Monday, August 5, 2019

Thursday, August 1, 2019

On Display in the State Library

A few months ago the State Library acquired a new exhibit case! Custom designed with UV filters
and SmartGlass, the case allows us to safely display some of our oldest and most important collection items. The contents of the case will change monthly, and while we encourage all of our readers to visit the main reading room to see the exhibited item in person, we will also share the item through our social media accounts and this blog!

This month, we’re displaying a broadside that was distributed as an “Appeal from Boston for Aid after the Great Fire, 1794”.  In 1794, the part of downtown Boston that is currently bordered by Milk, Pearl, Purchase and Congress Streets was home to residences and a number of ropewalks (a long, narrow building where ropes are woven by hand). In the early morning of July 30, a fire broke out in one of the ropewalks and spread quickly, destroying seven ropewalks and approximately ninety other buildings (primarily houses, outbuildings, barns, and stores). The fire was so extensive that additional engines were brought in from Brookline, Cambridge, Charlestown, Milton, Roxbury, and Watertown. An account of the fire was written up in the July 31 edition of the American Apollo, a copy of which is also in the State Library’s collection. The article, titled “Horrid Fire,” describes the affected area, lists the home and business owners who lost property, and thanks the fire engines from neighboring towns that provided assistance.

On August 5, Boston Selectmen issued a broadside in response to the devastation caused by the fire, calling attention to the residents whose lives changed “in an instant, from a situation convenient and comfortable, to a state of deplorable poverty and want.” The broadside was then distributed to cities and towns throughout the state in an effort to raise funds for assistance. The copy in the State Library’s collection was sent to the selectmen of Shutesbury, along with the handwritten instruction to share it with the town, likely as an announcement during a town meeting.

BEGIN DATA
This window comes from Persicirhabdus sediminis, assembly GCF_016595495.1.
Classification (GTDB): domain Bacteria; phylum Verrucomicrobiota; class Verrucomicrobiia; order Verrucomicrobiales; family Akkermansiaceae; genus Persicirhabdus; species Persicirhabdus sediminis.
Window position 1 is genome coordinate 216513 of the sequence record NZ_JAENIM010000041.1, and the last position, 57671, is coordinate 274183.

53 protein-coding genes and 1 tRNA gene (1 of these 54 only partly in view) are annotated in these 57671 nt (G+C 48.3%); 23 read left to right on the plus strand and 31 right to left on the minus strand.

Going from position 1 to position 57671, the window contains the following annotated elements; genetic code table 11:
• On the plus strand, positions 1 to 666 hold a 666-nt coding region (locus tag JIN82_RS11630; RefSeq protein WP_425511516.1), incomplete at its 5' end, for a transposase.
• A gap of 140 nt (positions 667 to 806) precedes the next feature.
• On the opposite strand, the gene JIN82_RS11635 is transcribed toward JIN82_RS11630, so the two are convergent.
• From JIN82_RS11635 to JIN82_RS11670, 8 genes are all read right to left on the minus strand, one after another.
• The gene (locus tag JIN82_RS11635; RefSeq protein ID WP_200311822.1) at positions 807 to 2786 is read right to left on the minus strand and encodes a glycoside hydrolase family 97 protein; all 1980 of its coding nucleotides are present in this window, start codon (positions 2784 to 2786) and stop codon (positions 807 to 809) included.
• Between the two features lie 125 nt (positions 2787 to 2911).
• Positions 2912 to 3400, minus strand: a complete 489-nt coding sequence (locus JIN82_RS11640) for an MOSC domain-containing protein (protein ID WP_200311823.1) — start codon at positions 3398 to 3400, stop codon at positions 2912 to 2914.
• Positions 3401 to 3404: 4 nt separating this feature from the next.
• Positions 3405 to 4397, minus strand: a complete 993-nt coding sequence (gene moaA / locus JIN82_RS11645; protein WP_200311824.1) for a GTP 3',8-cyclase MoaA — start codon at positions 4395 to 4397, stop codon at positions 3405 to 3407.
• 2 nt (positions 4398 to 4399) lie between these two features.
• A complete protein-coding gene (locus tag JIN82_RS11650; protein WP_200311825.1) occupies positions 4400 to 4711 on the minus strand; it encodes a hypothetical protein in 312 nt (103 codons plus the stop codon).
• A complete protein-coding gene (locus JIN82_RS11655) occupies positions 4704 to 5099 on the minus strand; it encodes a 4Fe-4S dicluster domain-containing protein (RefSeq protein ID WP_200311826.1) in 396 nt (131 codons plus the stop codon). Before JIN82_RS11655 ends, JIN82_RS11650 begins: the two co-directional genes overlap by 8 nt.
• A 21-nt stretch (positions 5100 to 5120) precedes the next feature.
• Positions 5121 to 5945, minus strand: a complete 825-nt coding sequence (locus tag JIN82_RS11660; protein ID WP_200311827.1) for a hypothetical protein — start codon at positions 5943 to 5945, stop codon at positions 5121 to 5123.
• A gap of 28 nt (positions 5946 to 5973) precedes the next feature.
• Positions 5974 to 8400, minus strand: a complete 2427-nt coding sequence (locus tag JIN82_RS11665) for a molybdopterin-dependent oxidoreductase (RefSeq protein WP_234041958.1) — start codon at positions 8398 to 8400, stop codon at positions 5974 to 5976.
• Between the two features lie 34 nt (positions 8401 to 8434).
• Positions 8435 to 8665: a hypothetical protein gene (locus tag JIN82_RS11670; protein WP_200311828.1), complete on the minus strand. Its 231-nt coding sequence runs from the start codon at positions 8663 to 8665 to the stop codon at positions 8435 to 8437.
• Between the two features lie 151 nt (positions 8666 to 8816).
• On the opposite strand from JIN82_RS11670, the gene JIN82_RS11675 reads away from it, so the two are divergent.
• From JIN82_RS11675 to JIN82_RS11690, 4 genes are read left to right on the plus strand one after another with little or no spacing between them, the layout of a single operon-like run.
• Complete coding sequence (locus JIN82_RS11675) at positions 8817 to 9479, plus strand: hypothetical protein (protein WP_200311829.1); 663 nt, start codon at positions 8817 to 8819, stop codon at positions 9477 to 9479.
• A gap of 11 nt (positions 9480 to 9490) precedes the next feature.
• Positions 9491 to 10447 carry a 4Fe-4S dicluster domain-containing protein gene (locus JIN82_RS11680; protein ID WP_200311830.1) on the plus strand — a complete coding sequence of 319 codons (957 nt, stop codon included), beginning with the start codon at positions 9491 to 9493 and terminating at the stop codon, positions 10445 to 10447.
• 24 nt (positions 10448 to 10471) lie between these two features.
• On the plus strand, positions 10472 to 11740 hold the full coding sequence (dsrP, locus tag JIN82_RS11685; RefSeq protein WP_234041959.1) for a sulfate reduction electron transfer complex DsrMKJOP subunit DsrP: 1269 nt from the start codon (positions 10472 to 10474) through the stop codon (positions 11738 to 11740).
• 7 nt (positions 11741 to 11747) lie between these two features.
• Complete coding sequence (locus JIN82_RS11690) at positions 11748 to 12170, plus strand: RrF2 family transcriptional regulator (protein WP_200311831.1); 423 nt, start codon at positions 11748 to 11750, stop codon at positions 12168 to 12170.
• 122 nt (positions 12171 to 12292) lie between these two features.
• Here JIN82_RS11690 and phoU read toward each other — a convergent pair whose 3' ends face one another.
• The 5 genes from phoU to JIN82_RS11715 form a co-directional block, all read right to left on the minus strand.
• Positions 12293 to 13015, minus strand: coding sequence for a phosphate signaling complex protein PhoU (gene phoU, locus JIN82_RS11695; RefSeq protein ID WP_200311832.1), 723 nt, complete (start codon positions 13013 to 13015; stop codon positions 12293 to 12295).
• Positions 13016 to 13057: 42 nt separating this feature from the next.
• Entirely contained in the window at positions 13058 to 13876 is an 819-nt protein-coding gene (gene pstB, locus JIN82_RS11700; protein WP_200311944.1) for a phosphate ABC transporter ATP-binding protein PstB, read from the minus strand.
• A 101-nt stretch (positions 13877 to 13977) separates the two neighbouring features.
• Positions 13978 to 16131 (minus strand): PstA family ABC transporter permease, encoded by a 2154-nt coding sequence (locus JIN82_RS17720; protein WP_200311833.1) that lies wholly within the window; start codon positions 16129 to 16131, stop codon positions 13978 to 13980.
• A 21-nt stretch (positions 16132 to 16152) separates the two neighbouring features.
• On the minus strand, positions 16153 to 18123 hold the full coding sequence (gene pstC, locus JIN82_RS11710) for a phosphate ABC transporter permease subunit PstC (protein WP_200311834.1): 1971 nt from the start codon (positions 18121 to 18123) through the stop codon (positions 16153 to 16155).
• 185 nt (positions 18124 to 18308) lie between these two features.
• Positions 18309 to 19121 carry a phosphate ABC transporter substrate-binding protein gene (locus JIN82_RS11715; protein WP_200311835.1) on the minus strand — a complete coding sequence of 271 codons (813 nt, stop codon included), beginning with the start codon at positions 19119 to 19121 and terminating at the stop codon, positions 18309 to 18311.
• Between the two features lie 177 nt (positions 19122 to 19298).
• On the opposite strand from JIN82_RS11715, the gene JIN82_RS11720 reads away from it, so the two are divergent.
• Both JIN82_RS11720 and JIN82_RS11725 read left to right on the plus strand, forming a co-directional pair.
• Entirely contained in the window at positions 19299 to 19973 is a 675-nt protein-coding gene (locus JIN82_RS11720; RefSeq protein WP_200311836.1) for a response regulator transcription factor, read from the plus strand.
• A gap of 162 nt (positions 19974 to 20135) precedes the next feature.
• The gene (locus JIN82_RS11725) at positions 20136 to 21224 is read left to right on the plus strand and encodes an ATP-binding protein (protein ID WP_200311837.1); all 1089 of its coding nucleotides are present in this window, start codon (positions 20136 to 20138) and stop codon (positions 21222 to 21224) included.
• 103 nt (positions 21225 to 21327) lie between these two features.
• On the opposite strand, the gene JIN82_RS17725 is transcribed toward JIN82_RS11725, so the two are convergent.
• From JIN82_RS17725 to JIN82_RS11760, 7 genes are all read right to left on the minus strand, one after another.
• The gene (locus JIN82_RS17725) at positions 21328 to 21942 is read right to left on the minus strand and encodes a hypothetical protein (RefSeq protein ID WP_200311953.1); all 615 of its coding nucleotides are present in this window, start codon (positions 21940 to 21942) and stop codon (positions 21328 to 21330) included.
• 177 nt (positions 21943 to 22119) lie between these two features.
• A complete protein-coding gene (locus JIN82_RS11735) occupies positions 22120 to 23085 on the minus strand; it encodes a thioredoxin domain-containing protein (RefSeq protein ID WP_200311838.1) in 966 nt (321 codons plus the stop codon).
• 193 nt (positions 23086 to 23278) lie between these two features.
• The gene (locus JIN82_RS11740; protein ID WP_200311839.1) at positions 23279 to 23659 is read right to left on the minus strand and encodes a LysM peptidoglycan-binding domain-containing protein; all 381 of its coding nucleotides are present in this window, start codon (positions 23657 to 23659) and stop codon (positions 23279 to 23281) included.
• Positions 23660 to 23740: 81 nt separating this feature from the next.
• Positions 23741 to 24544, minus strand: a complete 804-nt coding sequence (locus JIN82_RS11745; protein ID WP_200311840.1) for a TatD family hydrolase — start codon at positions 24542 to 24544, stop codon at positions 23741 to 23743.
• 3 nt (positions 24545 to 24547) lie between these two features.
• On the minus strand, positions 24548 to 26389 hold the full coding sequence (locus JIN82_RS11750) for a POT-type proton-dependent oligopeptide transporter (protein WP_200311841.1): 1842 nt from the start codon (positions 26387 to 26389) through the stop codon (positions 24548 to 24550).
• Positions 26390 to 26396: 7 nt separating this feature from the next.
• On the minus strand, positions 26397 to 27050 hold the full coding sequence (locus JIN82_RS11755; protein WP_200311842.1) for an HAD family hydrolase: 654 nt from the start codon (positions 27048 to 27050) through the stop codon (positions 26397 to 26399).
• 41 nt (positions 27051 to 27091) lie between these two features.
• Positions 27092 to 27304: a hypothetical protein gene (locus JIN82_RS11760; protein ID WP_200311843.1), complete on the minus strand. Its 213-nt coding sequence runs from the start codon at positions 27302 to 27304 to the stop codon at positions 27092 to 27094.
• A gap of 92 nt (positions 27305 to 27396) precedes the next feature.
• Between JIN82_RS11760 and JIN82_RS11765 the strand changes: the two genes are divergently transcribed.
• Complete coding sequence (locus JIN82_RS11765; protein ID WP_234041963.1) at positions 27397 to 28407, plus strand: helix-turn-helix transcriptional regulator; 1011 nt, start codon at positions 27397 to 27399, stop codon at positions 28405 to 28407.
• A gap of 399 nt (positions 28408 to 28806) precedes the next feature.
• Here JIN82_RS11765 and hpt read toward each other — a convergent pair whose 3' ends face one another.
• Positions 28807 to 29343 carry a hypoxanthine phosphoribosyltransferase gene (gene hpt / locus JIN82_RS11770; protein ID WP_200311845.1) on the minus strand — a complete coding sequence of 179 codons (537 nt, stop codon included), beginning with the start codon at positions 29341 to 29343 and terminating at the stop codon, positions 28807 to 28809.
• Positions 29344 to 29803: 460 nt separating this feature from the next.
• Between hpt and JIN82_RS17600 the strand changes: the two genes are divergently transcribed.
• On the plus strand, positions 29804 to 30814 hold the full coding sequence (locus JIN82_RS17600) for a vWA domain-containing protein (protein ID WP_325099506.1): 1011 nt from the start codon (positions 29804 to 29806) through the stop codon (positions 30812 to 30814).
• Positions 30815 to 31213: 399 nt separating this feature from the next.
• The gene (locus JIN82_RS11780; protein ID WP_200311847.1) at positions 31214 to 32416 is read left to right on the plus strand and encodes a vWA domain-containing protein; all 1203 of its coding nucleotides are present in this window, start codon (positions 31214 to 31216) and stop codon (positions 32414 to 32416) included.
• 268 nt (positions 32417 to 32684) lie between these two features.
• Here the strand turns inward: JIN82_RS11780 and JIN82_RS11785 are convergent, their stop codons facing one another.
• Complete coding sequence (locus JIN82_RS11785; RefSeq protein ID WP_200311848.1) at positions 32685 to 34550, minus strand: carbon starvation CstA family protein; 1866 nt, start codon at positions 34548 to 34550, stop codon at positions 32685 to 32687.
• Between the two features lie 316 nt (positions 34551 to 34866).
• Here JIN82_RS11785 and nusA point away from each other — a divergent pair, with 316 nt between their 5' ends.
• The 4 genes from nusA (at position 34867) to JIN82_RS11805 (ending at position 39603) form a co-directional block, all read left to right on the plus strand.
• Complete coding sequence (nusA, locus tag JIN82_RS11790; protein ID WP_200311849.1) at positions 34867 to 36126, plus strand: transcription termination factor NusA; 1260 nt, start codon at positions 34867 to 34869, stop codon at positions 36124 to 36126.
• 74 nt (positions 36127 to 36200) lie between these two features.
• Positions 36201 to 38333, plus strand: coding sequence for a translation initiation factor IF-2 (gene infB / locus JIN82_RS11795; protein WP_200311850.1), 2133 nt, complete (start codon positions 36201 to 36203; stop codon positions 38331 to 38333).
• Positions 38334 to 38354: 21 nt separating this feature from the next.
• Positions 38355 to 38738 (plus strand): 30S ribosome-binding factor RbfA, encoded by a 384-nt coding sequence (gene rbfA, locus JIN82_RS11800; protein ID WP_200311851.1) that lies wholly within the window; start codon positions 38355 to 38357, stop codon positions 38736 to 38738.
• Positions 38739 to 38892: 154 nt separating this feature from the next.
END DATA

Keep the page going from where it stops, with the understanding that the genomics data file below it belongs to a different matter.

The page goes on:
Do you notice a familiar name in the broadside’s list of selectmen? Charles Bulfinch, the architect of the State House (along with other Boston landmarks and the United States Capitol), served as a selectman from 1791 to 1795 and again from 1799 to 1817. During his tenure, he greatly improved Boston’s infrastructure, commercial areas, and public buildings. Stop by the State Library, in the building that Bulfinch designed, to see this document on display through August 29.

By Elizabeth Roscio
Preservation Librarian


Monday, July 29, 2019

19th Century MA Primary School Pamphlets

It’s summer vacation, so why on earth am I uttering the word “school,” you ask?  Well, because the State Library has a wonderful collection of Massachusetts primary school pamphlets in its collection!  Most of these pamphlets are from the 19th century and describe graduation exercise programs and courses being offered throughout the school year (like your modern-day school handbook).  Other information they offer include students and faculty members’ names, history and images of the school, and even tuition rates for private schools.  Take a look in our online catalog to see what the library has in its collection: http://state.cwmars.org/eg/opac/home





Kaitlin Connolly
Reference Department

Monday, July 22, 2019

The Ponzi Scheme

Many of us have heard the term “Ponzi scheme,” but did you know that this term infamously originated in Massachusetts?

Charles Ponzi, courtesy of WikiCommons.

Charles Ponzi was an Italian immigrant who arrived in New York in 1903. He worked odd jobs there before heading up to Montreal, Canada to work at an Italian bank. He lost this job and was convicted of forging a check and spent time in a Canadian jail. Less than three weeks after his release, he was arrested again for smuggling illegal immigrants into the United States and spent time in a federal penitentiary.

By 1917, Ponzi had made his way up to Boston and was working as a clerk and stenographer. While he and his wife, Rose Maria Gnecco, were able to afford a modest lifestyle on his salary, Ponzi had expensive tastes and was dissatisfied with his lot in life. He began exploring different money-making schemes to make up for his spendthrift ways.